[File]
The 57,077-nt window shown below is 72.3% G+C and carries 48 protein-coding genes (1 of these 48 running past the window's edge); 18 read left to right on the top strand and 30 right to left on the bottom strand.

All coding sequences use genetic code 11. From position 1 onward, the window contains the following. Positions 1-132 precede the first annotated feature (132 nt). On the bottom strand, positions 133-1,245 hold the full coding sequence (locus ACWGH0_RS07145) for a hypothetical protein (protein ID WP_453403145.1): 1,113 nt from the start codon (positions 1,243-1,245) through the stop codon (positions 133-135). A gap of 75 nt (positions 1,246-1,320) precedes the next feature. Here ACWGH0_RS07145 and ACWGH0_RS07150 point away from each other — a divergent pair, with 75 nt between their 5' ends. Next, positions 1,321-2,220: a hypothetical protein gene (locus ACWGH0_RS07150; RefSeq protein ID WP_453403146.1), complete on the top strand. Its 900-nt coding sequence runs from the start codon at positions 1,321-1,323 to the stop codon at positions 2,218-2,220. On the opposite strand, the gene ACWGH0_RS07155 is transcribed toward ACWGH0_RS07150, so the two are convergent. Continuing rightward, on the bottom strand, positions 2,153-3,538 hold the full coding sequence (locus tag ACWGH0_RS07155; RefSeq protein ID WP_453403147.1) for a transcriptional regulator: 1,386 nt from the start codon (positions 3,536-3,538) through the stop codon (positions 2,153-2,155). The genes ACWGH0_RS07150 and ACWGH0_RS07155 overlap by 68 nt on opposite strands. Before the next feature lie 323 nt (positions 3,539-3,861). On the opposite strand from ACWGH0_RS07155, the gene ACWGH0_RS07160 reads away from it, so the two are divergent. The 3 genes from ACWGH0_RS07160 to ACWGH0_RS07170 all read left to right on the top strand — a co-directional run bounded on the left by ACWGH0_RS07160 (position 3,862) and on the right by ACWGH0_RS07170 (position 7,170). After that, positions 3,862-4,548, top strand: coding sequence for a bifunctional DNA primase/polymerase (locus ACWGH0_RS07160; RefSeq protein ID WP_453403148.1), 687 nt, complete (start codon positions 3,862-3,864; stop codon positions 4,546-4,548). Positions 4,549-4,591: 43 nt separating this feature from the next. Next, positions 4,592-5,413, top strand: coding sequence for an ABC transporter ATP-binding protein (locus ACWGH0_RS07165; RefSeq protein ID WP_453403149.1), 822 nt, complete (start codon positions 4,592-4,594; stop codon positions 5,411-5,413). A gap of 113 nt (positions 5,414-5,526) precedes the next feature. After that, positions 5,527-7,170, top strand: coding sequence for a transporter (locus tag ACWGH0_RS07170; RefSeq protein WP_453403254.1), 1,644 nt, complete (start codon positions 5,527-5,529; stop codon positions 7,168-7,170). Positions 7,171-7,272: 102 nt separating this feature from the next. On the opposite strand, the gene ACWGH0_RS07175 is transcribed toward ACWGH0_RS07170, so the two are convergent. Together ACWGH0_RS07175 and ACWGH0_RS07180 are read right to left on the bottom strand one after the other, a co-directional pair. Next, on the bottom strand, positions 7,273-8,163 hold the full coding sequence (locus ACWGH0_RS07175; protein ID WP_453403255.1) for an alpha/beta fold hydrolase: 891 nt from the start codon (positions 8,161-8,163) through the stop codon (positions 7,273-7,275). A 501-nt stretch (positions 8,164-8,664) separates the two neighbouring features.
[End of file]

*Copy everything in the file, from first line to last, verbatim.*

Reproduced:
The 57,077-nt window shown below is 72.3% G+C and carries 48 protein-coding genes (1 of these 48 running past the window's edge); 18 read left to right on the top strand and 30 right to left on the bottom strand.

All coding sequences use genetic code 11. From position 1 onward, the window contains the following. Positions 1-132 precede the first annotated feature (132 nt). On the bottom strand, positions 133-1,245 hold the full coding sequence (locus ACWGH0_RS07145) for a hypothetical protein (protein ID WP_453403145.1): 1,113 nt from the start codon (positions 1,243-1,245) through the stop codon (positions 133-135). A gap of 75 nt (positions 1,246-1,320) precedes the next feature. Here ACWGH0_RS07145 and ACWGH0_RS07150 point away from each other — a divergent pair, with 75 nt between their 5' ends. Next, positions 1,321-2,220: a hypothetical protein gene (locus ACWGH0_RS07150; RefSeq protein ID WP_453403146.1), complete on the top strand. Its 900-nt coding sequence runs from the start codon at positions 1,321-1,323 to the stop codon at positions 2,218-2,220. On the opposite strand, the gene ACWGH0_RS07155 is transcribed toward ACWGH0_RS07150, so the two are convergent. Continuing rightward, on the bottom strand, positions 2,153-3,538 hold the full coding sequence (locus tag ACWGH0_RS07155; RefSeq protein ID WP_453403147.1) for a transcriptional regulator: 1,386 nt from the start codon (positions 3,536-3,538) through the stop codon (positions 2,153-2,155). The genes ACWGH0_RS07150 and ACWGH0_RS07155 overlap by 68 nt on opposite strands. Before the next feature lie 323 nt (positions 3,539-3,861). On the opposite strand from ACWGH0_RS07155, the gene ACWGH0_RS07160 reads away from it, so the two are divergent. The 3 genes from ACWGH0_RS07160 to ACWGH0_RS07170 all read left to right on the top strand — a co-directional run bounded on the left by ACWGH0_RS07160 (position 3,862) and on the right by ACWGH0_RS07170 (position 7,170). After that, positions 3,862-4,548, top strand: coding sequence for a bifunctional DNA primase/polymerase (locus ACWGH0_RS07160; RefSeq protein ID WP_453403148.1), 687 nt, complete (start codon positions 3,862-3,864; stop codon positions 4,546-4,548). Positions 4,549-4,591: 43 nt separating this feature from the next. Next, positions 4,592-5,413, top strand: coding sequence for an ABC transporter ATP-binding protein (locus ACWGH0_RS07165; RefSeq protein ID WP_453403149.1), 822 nt, complete (start codon positions 4,592-4,594; stop codon positions 5,411-5,413). A gap of 113 nt (positions 5,414-5,526) precedes the next feature. After that, positions 5,527-7,170, top strand: coding sequence for a transporter (locus tag ACWGH0_RS07170; RefSeq protein WP_453403254.1), 1,644 nt, complete (start codon positions 5,527-5,529; stop codon positions 7,168-7,170). Positions 7,171-7,272: 102 nt separating this feature from the next. On the opposite strand, the gene ACWGH0_RS07175 is transcribed toward ACWGH0_RS07170, so the two are convergent. Together ACWGH0_RS07175 and ACWGH0_RS07180 are read right to left on the bottom strand one after the other, a co-directional pair. Next, on the bottom strand, positions 7,273-8,163 hold the full coding sequence (locus ACWGH0_RS07175; protein ID WP_453403255.1) for an alpha/beta fold hydrolase: 891 nt from the start codon (positions 8,161-8,163) through the stop codon (positions 7,273-7,275). A 501-nt stretch (positions 8,164-8,664) separates the two neighbouring features.